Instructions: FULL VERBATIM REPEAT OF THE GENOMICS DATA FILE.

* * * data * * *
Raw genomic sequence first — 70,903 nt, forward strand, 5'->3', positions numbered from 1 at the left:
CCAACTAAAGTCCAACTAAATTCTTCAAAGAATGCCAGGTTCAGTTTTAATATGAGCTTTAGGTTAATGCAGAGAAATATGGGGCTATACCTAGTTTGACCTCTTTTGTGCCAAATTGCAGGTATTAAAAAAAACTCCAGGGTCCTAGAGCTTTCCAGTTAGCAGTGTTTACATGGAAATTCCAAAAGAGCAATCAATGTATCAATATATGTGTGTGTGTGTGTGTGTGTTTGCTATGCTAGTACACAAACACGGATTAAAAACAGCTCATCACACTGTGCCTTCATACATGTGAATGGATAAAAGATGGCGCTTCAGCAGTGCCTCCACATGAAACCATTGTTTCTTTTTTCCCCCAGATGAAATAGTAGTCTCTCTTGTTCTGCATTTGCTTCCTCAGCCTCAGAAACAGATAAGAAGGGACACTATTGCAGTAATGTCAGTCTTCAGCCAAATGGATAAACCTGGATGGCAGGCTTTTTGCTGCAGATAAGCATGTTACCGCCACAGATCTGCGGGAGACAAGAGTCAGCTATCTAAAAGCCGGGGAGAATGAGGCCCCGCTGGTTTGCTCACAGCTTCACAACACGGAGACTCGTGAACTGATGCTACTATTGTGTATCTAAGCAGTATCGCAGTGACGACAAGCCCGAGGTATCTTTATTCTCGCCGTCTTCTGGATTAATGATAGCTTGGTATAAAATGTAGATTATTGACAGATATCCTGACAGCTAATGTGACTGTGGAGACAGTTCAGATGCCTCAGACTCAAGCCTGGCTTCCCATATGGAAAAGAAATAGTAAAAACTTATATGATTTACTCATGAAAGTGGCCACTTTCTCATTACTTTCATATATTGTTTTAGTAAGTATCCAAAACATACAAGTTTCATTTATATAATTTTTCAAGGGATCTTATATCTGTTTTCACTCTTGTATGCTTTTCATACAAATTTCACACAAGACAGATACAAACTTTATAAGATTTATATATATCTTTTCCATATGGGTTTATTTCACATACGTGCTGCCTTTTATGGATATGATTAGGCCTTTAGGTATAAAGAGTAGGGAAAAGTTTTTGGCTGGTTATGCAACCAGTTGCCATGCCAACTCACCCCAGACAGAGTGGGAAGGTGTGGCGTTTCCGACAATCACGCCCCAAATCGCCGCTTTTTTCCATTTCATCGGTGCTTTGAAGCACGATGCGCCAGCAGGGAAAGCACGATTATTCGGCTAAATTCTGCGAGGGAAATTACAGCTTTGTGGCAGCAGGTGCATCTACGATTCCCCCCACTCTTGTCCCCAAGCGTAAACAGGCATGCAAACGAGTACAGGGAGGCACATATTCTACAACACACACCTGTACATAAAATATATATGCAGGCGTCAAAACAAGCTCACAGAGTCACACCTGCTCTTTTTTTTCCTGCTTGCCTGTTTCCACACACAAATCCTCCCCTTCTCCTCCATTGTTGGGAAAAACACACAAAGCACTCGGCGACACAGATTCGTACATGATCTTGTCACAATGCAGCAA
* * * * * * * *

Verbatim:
Raw genomic sequence first — 70,903 nt, forward strand, 5'->3', positions numbered from 1 at the left:
CCAACTAAAGTCCAACTAAATTCTTCAAAGAATGCCAGGTTCAGTTTTAATATGAGCTTTAGGTTAATGCAGAGAAATATGGGGCTATACCTAGTTTGACCTCTTTTGTGCCAAATTGCAGGTATTAAAAAAAACTCCAGGGTCCTAGAGCTTTCCAGTTAGCAGTGTTTACATGGAAATTCCAAAAGAGCAATCAATGTATCAATATATGTGTGTGTGTGTGTGTGTGTTTGCTATGCTAGTACACAAACACGGATTAAAAACAGCTCATCACACTGTGCCTTCATACATGTGAATGGATAAAAGATGGCGCTTCAGCAGTGCCTCCACATGAAACCATTGTTTCTTTTTTCCCCCAGATGAAATAGTAGTCTCTCTTGTTCTGCATTTGCTTCCTCAGCCTCAGAAACAGATAAGAAGGGACACTATTGCAGTAATGTCAGTCTTCAGCCAAATGGATAAACCTGGATGGCAGGCTTTTTGCTGCAGATAAGCATGTTACCGCCACAGATCTGCGGGAGACAAGAGTCAGCTATCTAAAAGCCGGGGAGAATGAGGCCCCGCTGGTTTGCTCACAGCTTCACAACACGGAGACTCGTGAACTGATGCTACTATTGTGTATCTAAGCAGTATCGCAGTGACGACAAGCCCGAGGTATCTTTATTCTCGCCGTCTTCTGGATTAATGATAGCTTGGTATAAAATGTAGATTATTGACAGATATCCTGACAGCTAATGTGACTGTGGAGACAGTTCAGATGCCTCAGACTCAAGCCTGGCTTCCCATATGGAAAAGAAATAGTAAAAACTTATATGATTTACTCATGAAAGTGGCCACTTTCTCATTACTTTCATATATTGTTTTAGTAAGTATCCAAAACATACAAGTTTCATTTATATAATTTTTCAAGGGATCTTATATCTGTTTTCACTCTTGTATGCTTTTCATACAAATTTCACACAAGACAGATACAAACTTTATAAGATTTATATATATCTTTTCCATATGGGTTTATTTCACATACGTGCTGCCTTTTATGGATATGATTAGGCCTTTAGGTATAAAGAGTAGGGAAAAGTTTTTGGCTGGTTATGCAACCAGTTGCCATGCCAACTCACCCCAGACAGAGTGGGAAGGTGTGGCGTTTCCGACAATCACGCCCCAAATCGCCGCTTTTTTCCATTTCATCGGTGCTTTGAAGCACGATGCGCCAGCAGGGAAAGCACGATTATTCGGCTAAATTCTGCGAGGGAAATTACAGCTTTGTGGCAGCAGGTGCATCTACGATTCCCCCCACTCTTGTCCCCAAGCGTAAACAGGCATGCAAACGAGTACAGGGAGGCACATATTCTACAACACACACCTGTACATAAAATATATATGCAGGCGTCAAAACAAGCTCACAGAGTCACACCTGCTCTTTTTTTTCCTGCTTGCCTGTTTCCACACACAAATCCTCCCCTTCTCCTCCATTGTTGGGAAAAACACACAAAGCACTCGGCGACACAGATTCGTACATGATCTTGTCACAATGCAGCAA